If you have ever been diagnosed with cancer, and you feel like I do- chances are you are trying to repair a relationship with your body, a body that you feel has betrayed or abandoned you.
Surgeries, amputations, chemotherapy, hair loss, weight gain, weight loss, radiation, burns, rashes, sores- these are just the tip of the ice burg when it comes to the myriad of body issues we face as Cancer Students (and Grads). So, how do I rebuild a stronger, more confident house after cancer has marched in and burned it to the ground? I'll share with you the foundation that I'm laying to rebuild my own body confidence.
You can watch our #WidsomWednesday Replay on this topic.
1) Remember that body confidence is born from body courage.
I've started on the long road back to body confidence by assessing my fears involving my body. I've been taking stock of what makes me feel most vulnerable. Do you hide your scars because you feel they make your body look "imperfect"? Does the idea of having no hair make you feel less feminine? Has weight loss or muscle atrophy made you feel less masculine? Did you gain or lose weight with your diagnosis or treatment? Are you experiencing performance anxiety in the bedroom with your post-cancer body? Do you suddenly feel as if your body is not enough? Not ideal?
If any of these apply to you, repeat after me- "I am enough". Say it loud, and say it often. Keep saying it to yourself until you start to believe it.
There are so many confusing messages that society sends us (especially women) about what the "ideal" body is. Tina Fey gets to the heart of the absurdity in her book "Bossypants":
"...And from that day forward, women embraced their diversity and realized that all shapes and sizes are beautiful. Ah ha ha. No. I’m totally messing with you. All Beyonce and JLo have done is add to the laundry list of attributes women must have to qualify as beautiful. Now every girl is expected to have Caucasian blue eyes, full Spanish lips, a classic button nose, hairless Asian skin with a California tan, a Jamaican dance hall ass, long Swedish legs, small Japanese feet, the abs of a lesbian gym owner, the hips of a nine-year-old boy, the arms of Michelle Obama, and doll tits. The person closest to actually achieving this look is Kim Kardashian, who, as we know, was made by Russian scientists to sabotage our athletes.”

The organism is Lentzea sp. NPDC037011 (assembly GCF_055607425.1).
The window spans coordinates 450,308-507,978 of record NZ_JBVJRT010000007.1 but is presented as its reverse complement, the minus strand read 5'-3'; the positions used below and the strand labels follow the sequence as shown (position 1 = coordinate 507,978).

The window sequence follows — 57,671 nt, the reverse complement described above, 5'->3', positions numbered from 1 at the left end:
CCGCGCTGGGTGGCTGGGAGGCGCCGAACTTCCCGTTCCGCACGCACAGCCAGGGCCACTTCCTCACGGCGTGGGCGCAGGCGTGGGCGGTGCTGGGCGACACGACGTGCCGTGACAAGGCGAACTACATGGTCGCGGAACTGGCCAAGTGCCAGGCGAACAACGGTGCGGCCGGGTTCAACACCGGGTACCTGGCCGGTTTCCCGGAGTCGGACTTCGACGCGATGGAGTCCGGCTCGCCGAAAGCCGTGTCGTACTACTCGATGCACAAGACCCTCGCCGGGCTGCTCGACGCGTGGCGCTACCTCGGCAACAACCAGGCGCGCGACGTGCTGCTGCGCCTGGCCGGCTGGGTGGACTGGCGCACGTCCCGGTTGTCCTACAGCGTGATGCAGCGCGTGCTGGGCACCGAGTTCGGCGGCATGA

Trying to attain (and maintain) an unattainable beauty standard is hard enough WITHOUT a cancer diagnosis under your belt. How do we start building confidence while facing such insane standards?
I've started by digging deep to find out what makes me feel most vulnerable. What are you most afraid of? I try to acknowledge my fears as they pop up- then I resolve that those fears are not allowed to steer my ship. Next, I take action. The moment I was able to physically get myself out of my hospital bed after my surgery, I walked into the bathroom. I was terrified of looking at my body- I had lost a LOT of weight and had a stomach that was stapled from above my belly button to my pubic bone. I forced myself to take a long, hard look at my traumatized body- my prior bubble butt was pancake flat, and parts of my stapled abdomen sagged. It was a difficult, vulnerable moment for me- but it was an important one. I was confronting the reality of cancer. It was difficult but important for me to accept that reality so that I could decide what my next steps would be.
It takes courage to work through fear and vulnerability to move forward in life. If you're confronted with the realities of surgery, chemotherapy, radiation (or have had to go through any or all of them), chances are that you are already accessing your own inner courage.
The day that I started to feel that my hair was falling out, I went to my hairdresser and asked her to buzz it all off. It felt refreshing to gain a tiny bit of control during a time when I felt so out of control. When she finished buzzing it off, I arose from the salon chair and then felt a giant pang of fear about walking out into the world as a bald woman. Would I be judged? Would my husband still think I was beautiful? Would people gawk? What if people noticed me? Worse yet, what if no one noticed me? I felt all of the fears and insecurities surrounding my hair and appearance flood over me... and then I took a breath and walked out the door with a bald head anyway. Every time I walked out the door bald after the first time, it became easier and I gained more confidence.